For earlier and traditional Hellenic religion, this isn’t even a surprise.  The natural man comes to the gods for insurance and favors, not for ethical absolutes. He brings bribes. Man works angles. He makes offers and tries to cuts deals. “When man turns to the gods, he bases his appeal not upon his present frame of mind and the moral worth of his actions, but upon his divine descent and connexions with the gods, the favor they have formerly shown him, his offerings, gifts, and promises. In the cult, the moral element falls into the background, for there man or the community is alone with its god; the others are strangers or foes, in respect of whom moral considerations do not apply.”[6]

Greek Hubris And The “Fear Of God”

The gods provide no universal moral code. In fact, they provide no moral code at all. But the gods of Olympus, like sociopaths, are often angry, irritable, and unpredictable. And eventually, folks learn not to go out of their way to annoy them.

There is one vice, however, that the Greeks quickly learned not to bring to the gods’ notice, and that vice is pride… what the Greeks called hubris. The gods were by nature envious and suspicious of man’s ambitions, his boasts, and his often reckless self-confidence.

Men ought to know their place. That said, classical religion’s “fear of god” is still a far cry from anything like a developed system of divinely appointed ethics. At best, it’s a “practical” form of ethics which is simply rooted in the fear of consequences. The Greeks feared the gods just as we fear a bully, a corrupt local sheriff, or a humorless bureaucrat. But there is nothing here related to transcendent ethics… nothing connected to absolute right and wrong.

History Of Greek Religion – Homer As A Rationalist

Homer also moved the ancient myths toward a more consistent anthropomorphism. His gods do not simply take on the appearance of men. They are glorified men. Their psychology is utterly human. Only in “irrational fickleness” do they differ from today’s big-time CEOs, rock stars, and professional athletes. Further, they are not far from our own conception of superheroes and supervillains. Because they freely ignore conventional morality, they could easily fall into any of these categories.

The Homeric age inherited gods with the weaknesses of primitive gods and myths with the fantastic and inconsequential characteristics of primitive tales. It did not erect any religious system but it remodeled its inheritance in accordance with two predominating lines of thought: anthropomorphism and rationalism. The latter played into the hands of the former by removing all the elements of the supernatural and wonderful, and by refashioning the inherited myths in accordance with human standards. It also went farther than that. Rationalism, combined with the Homeric man’s self-assertive confidence in his own power, took the first steps toward the overthrow of religion. It substituted the eternal sleep for the other life and cast doubt upon the omens of the gods.[7]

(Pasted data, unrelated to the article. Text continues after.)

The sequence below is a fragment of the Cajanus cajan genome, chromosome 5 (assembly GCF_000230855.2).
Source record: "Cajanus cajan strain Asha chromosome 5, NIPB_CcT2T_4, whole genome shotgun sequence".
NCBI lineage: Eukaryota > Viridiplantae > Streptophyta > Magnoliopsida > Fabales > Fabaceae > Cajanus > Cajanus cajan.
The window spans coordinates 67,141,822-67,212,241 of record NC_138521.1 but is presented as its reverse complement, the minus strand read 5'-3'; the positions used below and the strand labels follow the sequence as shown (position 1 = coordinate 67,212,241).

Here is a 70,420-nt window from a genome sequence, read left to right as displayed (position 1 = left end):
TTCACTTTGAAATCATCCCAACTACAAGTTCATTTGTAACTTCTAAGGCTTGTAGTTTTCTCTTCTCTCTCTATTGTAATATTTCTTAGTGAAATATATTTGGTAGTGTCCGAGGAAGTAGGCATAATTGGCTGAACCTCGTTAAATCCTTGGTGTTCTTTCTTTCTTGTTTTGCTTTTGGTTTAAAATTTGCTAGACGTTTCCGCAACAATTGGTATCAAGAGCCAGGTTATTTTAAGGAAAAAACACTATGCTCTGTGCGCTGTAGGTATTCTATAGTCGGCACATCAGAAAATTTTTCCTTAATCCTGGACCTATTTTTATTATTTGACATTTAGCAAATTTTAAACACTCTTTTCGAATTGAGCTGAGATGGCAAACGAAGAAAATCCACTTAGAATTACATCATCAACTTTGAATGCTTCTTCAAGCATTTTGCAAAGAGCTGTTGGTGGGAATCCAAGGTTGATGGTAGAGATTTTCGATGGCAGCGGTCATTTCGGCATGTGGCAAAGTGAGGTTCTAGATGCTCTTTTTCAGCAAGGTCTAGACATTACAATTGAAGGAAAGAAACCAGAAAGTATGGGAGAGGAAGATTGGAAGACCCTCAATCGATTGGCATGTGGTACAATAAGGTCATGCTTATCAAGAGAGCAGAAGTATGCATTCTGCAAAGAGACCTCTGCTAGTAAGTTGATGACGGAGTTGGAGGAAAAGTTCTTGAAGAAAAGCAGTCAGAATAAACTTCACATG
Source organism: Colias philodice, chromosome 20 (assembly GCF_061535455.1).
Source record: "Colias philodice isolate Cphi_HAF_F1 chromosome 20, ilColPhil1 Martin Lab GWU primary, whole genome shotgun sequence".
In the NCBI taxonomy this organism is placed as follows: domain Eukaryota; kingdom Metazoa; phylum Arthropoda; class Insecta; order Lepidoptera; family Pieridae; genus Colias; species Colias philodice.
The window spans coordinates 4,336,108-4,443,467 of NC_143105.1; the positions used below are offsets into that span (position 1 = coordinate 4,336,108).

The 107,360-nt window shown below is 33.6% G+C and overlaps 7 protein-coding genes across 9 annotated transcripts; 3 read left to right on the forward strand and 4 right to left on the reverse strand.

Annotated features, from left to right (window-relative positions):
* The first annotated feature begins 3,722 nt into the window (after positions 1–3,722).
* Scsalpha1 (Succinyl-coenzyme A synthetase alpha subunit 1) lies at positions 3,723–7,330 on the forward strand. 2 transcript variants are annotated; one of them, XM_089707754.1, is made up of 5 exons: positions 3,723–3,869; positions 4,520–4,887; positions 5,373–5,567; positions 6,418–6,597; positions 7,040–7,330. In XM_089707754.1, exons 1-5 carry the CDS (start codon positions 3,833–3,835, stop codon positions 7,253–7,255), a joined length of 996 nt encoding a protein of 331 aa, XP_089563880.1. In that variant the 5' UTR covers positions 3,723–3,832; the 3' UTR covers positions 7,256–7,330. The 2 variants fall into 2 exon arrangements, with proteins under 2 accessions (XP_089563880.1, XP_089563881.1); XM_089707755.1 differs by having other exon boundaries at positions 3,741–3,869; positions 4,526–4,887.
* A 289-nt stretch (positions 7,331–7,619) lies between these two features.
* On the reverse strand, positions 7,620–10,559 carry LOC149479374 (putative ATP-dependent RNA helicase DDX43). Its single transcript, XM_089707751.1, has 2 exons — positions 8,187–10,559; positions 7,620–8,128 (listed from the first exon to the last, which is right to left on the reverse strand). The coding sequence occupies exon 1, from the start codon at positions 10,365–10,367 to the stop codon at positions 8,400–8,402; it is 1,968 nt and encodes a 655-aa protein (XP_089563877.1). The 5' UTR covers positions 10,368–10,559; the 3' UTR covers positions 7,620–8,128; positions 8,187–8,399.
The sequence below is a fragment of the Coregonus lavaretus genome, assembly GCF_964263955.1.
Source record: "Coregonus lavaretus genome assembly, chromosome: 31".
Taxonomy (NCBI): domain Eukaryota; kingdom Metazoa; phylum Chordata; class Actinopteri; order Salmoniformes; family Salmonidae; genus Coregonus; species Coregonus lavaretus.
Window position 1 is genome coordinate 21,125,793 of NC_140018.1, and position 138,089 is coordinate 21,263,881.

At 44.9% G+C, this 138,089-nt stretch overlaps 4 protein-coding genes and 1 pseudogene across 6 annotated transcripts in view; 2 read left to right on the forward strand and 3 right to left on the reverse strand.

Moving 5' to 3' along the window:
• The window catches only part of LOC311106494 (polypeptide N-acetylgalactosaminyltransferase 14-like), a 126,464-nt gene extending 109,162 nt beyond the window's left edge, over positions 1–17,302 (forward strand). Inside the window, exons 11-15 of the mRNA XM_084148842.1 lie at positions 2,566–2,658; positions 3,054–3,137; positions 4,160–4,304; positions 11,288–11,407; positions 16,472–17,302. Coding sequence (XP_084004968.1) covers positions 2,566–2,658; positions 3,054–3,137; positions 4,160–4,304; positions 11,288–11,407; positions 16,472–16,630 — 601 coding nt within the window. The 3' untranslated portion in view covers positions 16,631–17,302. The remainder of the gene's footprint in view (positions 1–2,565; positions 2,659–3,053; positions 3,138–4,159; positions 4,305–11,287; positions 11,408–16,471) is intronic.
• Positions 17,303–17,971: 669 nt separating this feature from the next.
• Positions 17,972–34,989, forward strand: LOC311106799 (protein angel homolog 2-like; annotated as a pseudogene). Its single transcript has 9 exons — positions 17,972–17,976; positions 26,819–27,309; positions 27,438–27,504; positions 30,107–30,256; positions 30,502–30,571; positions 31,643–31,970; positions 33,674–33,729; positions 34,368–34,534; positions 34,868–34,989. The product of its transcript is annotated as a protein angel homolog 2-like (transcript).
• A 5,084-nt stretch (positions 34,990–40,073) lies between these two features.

Conclusion – The Legacy Of Homer

In the Iliad especially, but also in the Odyssey, Homer gave the Greeks and the world a magnificent picture of the Olympian gods. But in magnifying the gods, he highlighted all their imperfections, poked at their implicit humanity, and even called into question their deity.

Overall, a consistently developed anthropomorphism is Homer’s legacy within the history of Greek religion. It was a splendid but contradictory legacy which the Greek religion never could overcome. The attempt to set up an ethical boundary between gods and men was diverted by anthropomorphism into the idea of the jealousy of the gods. It was an idea over which the Greeks wearied their brains in vain, for religious feeling could never rest content with it.[8]

Homer undercut the cult of ancestor worship, highlighted the inadequacy of the gods as moral authorities, and took ritualistic magic out of the hands of gods and men alike. He gave his gods form and substance, and then he put them into play.

But in the inevitable process, He also set the stage for the death of his own Olympic religion. What was to come next, no one could have foreseen.

For Further Reading

Fustel de Coulanges, Numa Denis. The Ancient City. Garden City, NY:  Doubleday, 1955.

Harrison, Jane Ellen. Epilegomena to the Study of Greek Religion and Themis, A Study of the Social Origins of Greek Religion. New York: University Books, 1962.

Frankfort, Henri, and Thorkild Jacobsen, et al., Before Philosophy, The Intellectual Adventure of Ancient Man. Harmondsworth, England:  Penguin Books, 1967.

Rushdoony, Rousas John. The One and the Many, Studies in the Philosophy of Ultimacy and Order. Fairfax, VA: Thoburn Press, 1978.

Nilsson, Martin P. A History of Greek Religion. New York: W. W. Norton & Company, Inc., 1964.

Dooyeweerd, Herman. Roots of Western Culture: Pagan, Secular, and Christian Options.  Toronto: Wedge Publishing Foundation, 1979.

The gods are human, in fact too human. Anthropomorphism is the distinguishing mark of Homer and all later Greek religion.
—Martin P. Nilsson, A History of Greek Religion (1952 )

One of the most firmly-established and widespread marketing policies in the comic book industry is the humanization of superheroes as a strategy to achieve success. . . .
—M. Addis & G. Troilo, “Humanizing a Superhero” (2016)

[1] Martin P. Nilsson, A History of Greek Religion (New York: W. W. Norton & Company, Inc., 1952), 133.

[2] Ibid., 135-136.

[3] Ibid., 156.

[4] Ibid., 157.

[5] Ibid.

[6] Ibid., 154.

[7] Ibid., 178.

[8] Ibid.